“Ohaueha, was'n Aggewars"
You hear things like this every day in Flensburg. They originate from the beginning of the 20th century, when housewives from the entire border region would meet on so-called butter trips to chat. Excursions on these steamships were a recurring joy for women. Each year they would purchase an annual ticket called a partout ticket (“partout” is French for “always”). Eventually, the term “Petuh-Karten” began being used for these tickets. A new language arose from Low and High German and Low and High Danish: Petuh, which consisted of Danish grammar and syntax and German words. The hard “s” at the beginning of words and the “ch” instead of “g” are the most striking characteristics in terms of pronunciation.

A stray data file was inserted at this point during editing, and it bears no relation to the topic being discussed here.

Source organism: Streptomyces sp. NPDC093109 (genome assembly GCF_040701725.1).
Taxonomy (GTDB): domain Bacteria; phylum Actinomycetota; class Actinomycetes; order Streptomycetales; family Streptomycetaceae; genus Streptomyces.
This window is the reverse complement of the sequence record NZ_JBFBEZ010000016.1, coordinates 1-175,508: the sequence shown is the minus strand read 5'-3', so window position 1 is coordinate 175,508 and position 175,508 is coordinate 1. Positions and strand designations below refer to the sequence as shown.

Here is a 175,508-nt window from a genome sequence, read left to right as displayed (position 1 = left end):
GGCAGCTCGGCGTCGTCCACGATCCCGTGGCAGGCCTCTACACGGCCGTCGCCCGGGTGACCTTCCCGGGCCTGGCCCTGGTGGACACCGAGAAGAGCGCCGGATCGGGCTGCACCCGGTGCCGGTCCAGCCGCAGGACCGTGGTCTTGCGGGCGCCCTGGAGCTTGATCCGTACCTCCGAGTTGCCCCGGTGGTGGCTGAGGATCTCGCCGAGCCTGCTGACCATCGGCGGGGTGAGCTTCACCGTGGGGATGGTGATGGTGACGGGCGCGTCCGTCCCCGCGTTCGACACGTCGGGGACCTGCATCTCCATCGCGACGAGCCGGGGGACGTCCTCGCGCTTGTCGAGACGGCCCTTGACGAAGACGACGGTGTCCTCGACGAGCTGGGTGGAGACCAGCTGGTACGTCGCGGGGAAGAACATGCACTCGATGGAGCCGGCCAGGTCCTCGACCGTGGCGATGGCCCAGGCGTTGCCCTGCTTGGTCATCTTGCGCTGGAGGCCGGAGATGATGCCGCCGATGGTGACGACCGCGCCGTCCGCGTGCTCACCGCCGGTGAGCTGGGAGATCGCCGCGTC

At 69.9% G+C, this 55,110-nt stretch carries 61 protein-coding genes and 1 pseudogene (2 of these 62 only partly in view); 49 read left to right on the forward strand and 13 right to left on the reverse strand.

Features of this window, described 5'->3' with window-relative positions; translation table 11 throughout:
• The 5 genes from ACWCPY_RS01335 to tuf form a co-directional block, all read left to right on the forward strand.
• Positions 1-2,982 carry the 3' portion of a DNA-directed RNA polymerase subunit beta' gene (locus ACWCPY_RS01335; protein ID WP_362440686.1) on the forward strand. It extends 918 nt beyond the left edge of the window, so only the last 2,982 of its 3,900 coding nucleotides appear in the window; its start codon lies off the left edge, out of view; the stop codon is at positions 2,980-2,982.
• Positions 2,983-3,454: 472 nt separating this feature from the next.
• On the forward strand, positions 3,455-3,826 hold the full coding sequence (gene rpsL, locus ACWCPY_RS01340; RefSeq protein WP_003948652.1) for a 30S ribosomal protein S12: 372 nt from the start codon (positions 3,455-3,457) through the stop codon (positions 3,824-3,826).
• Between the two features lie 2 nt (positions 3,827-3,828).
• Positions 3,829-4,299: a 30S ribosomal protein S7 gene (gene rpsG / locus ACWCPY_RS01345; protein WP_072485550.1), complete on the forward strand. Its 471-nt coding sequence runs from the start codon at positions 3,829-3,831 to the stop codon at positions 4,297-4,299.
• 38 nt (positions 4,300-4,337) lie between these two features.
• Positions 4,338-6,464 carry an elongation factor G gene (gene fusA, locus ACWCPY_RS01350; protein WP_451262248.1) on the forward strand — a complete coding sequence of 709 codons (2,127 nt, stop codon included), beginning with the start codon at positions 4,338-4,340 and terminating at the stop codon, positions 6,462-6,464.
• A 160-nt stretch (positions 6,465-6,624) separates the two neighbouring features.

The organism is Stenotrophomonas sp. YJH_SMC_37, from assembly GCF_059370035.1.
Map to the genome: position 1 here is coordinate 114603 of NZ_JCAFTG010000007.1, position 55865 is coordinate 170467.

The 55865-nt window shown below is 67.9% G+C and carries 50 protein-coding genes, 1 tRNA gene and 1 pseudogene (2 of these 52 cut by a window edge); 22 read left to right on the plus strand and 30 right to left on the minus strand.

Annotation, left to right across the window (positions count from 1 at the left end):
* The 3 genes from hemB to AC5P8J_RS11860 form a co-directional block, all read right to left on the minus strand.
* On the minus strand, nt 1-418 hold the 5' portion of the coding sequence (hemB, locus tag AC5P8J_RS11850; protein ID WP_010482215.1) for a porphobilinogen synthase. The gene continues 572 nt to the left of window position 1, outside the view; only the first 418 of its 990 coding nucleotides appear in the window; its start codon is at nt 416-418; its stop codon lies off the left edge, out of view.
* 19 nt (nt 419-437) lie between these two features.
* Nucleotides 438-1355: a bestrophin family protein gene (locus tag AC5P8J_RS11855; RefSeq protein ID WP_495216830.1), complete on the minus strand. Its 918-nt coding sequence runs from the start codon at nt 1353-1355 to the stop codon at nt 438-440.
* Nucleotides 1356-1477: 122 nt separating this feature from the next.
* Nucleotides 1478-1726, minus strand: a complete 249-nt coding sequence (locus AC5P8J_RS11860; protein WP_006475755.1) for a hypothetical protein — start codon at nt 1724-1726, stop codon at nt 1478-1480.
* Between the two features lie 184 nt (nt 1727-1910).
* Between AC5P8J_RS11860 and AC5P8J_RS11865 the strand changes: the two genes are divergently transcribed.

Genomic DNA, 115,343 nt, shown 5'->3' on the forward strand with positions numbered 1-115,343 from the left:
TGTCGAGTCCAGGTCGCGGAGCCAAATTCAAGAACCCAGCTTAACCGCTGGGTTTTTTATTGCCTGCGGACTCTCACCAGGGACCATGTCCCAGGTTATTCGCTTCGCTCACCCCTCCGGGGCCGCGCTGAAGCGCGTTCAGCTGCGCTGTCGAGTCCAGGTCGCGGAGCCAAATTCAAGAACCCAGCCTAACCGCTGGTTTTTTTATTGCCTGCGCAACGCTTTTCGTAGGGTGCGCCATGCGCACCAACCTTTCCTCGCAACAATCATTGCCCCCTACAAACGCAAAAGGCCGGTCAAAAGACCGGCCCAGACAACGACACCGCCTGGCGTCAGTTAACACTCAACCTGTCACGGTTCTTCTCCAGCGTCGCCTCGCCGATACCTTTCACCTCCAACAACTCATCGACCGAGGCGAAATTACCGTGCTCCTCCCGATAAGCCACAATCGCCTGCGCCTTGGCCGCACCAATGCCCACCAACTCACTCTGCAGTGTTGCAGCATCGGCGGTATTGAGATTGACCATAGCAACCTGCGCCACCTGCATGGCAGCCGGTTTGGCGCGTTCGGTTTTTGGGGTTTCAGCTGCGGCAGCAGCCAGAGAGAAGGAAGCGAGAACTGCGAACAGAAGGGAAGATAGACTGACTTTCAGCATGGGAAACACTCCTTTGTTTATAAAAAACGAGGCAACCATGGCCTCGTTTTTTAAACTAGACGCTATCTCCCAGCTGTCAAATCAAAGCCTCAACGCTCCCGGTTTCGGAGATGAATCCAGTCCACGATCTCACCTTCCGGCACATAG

Insider tip: the book “Ohaueha, was’n Aggewars (oder wie ein’ zusieht un sprechen as die Flensburger Petuhtanten)” by Renate Delfs provides a good introduction to Petuh.